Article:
CHICAGO — Instead of a Women's March in Grant Park this January, local organizers are calling on supporters to coordinate their own political or service activities _ from hosting smaller marches to contacting legislators to helping the homeless.
"All of those things that would have an impact on your community," said Women's March Chicago board member Sara Kurensky. "The idea is to empower our marchers. Now we want them to take that power and organize in their own communities."
Women's March Chicago recently announced it won't be organizing a march and rally in January, citing the high costs of the event, which has drawn hundreds of thousands of participants in the past two years in solidarity with marches in Washington, D.C., and around the globe.
The shift comes amid a splintering of the national Women's March leadership, which faced claims of anti-Semitism and ties to Louis Farrakhan, whose Chicago-based Nation of Islam has been labeled an anti-Semitic hate group by the Southern Poverty Law Center.
Farrakhan, in a February address, praised a Women's March Inc. co-president, and in the same speech declared "the powerful Jews are my enemy." The national organization denounced Farrakhan's comments in March, but many criticized leaders for not doing so immediately. The co-president had also previously expressed support for Farrakhan on social media.
A founder of the national movement in November called for the resignation of Women's March Inc. leaders, accusing them of allowing "anti-Semitism, anti-LBGTQIA sentiment and hateful, racist rhetoric to become a part of the platform by their refusal to separate themselves from groups that espouse these racist, hateful beliefs," according to a social media post.
Women's March Inc. leaders said in an email that the organization rejects all forms of bigotry.
"The organization and its leaders have dedicated themselves to liberating women from all forms of oppression, including anti-Semitism, misogyny, homophobia, transphobia, racism, white supremacy, xenophobia and Islamophobia," the group said.
Women's March Chicago says it's a grassroots group not affiliated with Women's March Inc., though past local marches were held in concert with the national group's events.
While the decision to forgo hosting a January 2019 march wasn't based on recent controversy, Kurensky said the chance to further distance the Chicago organization from national leaders was a "side benefit" of the break from tradition.
Marches are still planned on Jan. 19 in Washington and around the country, as well as other parts of Illinois like Rockford, south suburban New Lenox and northwest suburban Woodstock.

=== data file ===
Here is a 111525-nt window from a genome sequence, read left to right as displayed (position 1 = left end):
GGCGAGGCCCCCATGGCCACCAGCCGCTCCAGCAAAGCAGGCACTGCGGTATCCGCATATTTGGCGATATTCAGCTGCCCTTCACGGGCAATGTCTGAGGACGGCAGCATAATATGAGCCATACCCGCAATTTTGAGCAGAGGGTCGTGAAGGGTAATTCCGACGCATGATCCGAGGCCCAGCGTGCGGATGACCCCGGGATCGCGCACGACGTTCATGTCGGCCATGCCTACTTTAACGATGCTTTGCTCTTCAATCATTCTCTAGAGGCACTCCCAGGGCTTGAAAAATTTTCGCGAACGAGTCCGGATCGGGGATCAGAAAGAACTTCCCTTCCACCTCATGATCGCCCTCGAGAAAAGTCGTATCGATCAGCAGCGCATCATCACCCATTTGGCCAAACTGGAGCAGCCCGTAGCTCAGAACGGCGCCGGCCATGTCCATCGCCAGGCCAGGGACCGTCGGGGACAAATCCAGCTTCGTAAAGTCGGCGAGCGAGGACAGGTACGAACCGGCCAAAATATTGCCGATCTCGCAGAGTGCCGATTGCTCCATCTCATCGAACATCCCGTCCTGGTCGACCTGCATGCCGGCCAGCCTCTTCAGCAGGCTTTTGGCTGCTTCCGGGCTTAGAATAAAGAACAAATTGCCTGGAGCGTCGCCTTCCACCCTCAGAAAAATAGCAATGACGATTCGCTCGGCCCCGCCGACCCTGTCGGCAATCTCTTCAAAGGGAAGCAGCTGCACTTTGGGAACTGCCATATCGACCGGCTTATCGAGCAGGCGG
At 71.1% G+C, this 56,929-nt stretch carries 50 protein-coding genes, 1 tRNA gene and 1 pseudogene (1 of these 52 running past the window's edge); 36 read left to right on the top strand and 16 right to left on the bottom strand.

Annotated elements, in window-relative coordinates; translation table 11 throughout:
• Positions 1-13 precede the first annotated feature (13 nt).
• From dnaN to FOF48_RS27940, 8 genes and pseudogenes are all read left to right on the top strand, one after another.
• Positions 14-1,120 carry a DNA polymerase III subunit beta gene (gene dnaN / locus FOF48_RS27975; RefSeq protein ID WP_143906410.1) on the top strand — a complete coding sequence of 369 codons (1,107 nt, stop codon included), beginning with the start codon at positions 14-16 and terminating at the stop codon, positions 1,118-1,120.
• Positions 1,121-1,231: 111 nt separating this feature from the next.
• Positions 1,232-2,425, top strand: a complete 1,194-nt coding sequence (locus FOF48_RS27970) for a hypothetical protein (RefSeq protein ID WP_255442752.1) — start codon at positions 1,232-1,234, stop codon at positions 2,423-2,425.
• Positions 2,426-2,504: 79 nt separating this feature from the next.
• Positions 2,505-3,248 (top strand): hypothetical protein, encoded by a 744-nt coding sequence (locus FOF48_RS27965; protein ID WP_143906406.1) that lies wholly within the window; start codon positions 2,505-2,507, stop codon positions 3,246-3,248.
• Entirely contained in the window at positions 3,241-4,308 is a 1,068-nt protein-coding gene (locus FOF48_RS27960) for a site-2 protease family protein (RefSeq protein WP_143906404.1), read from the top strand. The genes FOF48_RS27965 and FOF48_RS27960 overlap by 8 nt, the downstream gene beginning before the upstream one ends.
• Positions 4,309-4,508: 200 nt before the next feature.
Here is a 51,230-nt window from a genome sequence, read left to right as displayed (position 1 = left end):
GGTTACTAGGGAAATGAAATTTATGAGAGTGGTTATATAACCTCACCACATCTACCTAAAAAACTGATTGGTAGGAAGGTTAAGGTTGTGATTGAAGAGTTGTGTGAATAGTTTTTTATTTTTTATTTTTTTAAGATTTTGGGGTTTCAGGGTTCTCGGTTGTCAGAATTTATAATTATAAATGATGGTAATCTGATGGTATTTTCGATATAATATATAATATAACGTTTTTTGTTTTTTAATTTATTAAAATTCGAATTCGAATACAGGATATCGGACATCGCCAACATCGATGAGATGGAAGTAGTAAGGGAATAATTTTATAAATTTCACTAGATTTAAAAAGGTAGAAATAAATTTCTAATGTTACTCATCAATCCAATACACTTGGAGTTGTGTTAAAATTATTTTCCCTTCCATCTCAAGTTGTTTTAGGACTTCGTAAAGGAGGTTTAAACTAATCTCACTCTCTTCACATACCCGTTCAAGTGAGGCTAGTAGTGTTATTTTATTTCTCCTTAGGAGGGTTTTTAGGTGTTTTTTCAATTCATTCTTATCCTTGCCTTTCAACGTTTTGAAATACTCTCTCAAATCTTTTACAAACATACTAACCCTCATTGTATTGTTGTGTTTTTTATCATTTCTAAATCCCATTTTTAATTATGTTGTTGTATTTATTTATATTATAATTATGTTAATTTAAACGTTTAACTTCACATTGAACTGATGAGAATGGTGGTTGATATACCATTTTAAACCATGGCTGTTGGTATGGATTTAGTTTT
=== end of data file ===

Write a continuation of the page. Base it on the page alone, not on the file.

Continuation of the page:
A group of activists recently began planning the first Women's March in west suburban Geneva. Organizer Mary O'Connor of St. Charles said she and others involved had anticipated marching in Grant Park, as they had in January 2017 and 2018. Once they heard there would be no main Chicago march, they opted to form their own smaller rally.
"We want to continue this global day and be part of this global experience," she said. "In my head, this will be a global day forever."
Following the 2017 inauguration of President Donald Trump, the first Women's March in Grant Park unexpectedly drew a crowd of about a quarter million, shutting down parts of downtown Chicago. The anniversary march in January 2018 topped that participation, with some 300,000 women and their supporters taking over the Loop.
Chicago then hosted a solely local Women's March and rally in October dubbed "March to the Polls," which was designed to spur voting in the midterm elections. Organizers said the event attracted some 100,000 marchers, but coordinating it cost around $150,000 and countless volunteer hours, and they lacked the resources to plan another march and rally in January.
The decision elicited a range of reactions on the Women's March Chicago Facebook page, including many critics.
"I understand that time and money was put into the October (march) but the January march is what unified us across the country and world!" one member said. "Chicago was one of the largest groups and now we are not even on the map for a sister march! Very disappointed."
"All I'm going to say is we should be marching," another member commented. "I didn't know it was an either or back in October!"
Others seemed excited by the change.
"We can all unite the women in our communities too!!" one member commented.
Kurensky said the Jan. 19 anniversary will be dubbed "Operation Activation," and Women's March Chicago will track all the self-coordinated events and acts of service, as well as offer members support.
While marching and protesting are important, Kurensky said it's also critical to translate that energy to promoting tangible change.
"We need to move from marching to action, so this is a way to try and do that," she said. "It's not going to be enough to march, we have to act as well. You cannot sustain a movement that is just marching."